Last week I talked about varying your words. I gave some good advice, but I also want to talk about the times when you need repetition. It isn’t a bad thing, if sprinkled through the piece in small amounts.
When a ship or a plane encounters problems, they send out a radio call, if they have time. That call is usually called a mayday call. They do it to call for help. They don’t call mayday and leave it at that. They repeat the word, mayday! Mayday! The repetition implies urgency. That’s true in fiction as well. Repeated words can impart a good deal of urgency or emphasis to them.
Repeated words are not the only forms of repetition that can creep into your writing. Depending on the length of the piece, you can repeat scenes. I don’t mean word for word, but the same kinds of things happening to your characters. This is more a problem for fiction, rather than nonfiction. Although I suppose it could happen there. Guard against that for the most part. But, if your character is clumsy, show it. Don’t be afraid to have characters trip many times. Clumsy people trip. Again, don’t go overboard with it. Just every so often remind your readers that one of the character’s traits is clumsiness. If characters are in trouble, vary the methods they use to try to get out of trouble. “Insanity is doing the same thing over and over and expecting different results.” Or so Albert Einstein is supposed to have said. It’s true. Don’t make your characters insane. Have them try different solutions to their problems.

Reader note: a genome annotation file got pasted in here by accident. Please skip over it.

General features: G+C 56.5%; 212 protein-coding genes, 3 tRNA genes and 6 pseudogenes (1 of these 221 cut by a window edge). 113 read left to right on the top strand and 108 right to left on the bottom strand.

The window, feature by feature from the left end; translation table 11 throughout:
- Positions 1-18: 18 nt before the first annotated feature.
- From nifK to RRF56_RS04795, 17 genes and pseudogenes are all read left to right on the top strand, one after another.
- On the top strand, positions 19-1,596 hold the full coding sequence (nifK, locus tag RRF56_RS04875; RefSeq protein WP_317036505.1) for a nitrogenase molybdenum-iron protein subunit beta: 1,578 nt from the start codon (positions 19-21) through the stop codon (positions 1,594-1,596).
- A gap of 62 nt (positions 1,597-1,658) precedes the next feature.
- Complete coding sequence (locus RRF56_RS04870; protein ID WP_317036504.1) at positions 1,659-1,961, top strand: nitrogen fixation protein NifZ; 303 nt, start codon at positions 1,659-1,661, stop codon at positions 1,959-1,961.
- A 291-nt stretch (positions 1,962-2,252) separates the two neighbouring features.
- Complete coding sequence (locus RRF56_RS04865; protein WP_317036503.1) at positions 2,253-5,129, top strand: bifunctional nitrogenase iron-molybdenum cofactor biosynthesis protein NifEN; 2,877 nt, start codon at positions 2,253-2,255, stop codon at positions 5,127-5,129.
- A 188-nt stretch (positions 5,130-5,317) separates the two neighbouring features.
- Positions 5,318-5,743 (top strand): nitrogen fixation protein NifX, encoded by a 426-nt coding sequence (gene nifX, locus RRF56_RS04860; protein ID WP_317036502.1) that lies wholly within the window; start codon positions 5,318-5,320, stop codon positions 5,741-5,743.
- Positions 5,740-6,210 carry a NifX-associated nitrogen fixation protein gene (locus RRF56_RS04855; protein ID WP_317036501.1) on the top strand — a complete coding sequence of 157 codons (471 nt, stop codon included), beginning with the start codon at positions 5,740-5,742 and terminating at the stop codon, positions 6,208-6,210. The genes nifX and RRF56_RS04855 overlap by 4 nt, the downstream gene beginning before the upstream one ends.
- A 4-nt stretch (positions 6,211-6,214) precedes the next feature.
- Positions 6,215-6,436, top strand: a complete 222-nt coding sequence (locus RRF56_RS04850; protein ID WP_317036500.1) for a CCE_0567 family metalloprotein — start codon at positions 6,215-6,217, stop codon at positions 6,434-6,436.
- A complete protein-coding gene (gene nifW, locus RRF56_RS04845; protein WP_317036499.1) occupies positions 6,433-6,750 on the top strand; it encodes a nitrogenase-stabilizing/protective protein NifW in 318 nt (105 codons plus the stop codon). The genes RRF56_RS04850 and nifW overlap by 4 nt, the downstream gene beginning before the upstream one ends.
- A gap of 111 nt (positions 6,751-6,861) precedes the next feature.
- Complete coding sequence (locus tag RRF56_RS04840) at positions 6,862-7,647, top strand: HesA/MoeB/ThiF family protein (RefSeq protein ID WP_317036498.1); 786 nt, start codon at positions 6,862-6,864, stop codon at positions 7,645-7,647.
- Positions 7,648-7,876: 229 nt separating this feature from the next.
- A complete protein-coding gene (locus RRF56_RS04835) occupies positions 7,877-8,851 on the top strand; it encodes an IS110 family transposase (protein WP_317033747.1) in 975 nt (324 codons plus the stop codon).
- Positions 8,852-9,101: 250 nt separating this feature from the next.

Think about the timing. No one has multiple car accidents in a week. Some only have one or two in a lifetime. Accidents happen but only have them have many accidents in a week if you need to show they are targets. That can be powerful. Anything out of the ordinary like that can create tension. Are they walking into a trap? If it’s the same trap, have them evade it the second time with a joke about unoriginality. It can add humor as well as tension. Vary the characters having the ‘accidents’ to raise the stakes.
Repetition can help with that. Children’s books are full of it. It helps them understand the story. Adults don’t need it that much. In works intended for people older than ten, use repetition to raise the stakes of the story, but don’t overuse it. Less is more, or so they say. In this instance it’s quite true. It’s a fine line we walk as writers. We need to show something is important, but we don’t want to bore our readers. A well crafted plot can have some repetition. A poorly designed one can have too much. Go through the story. Highlight the passages that seem to be too repetitious and make the decision on which ones to keep. Your readers will thank you.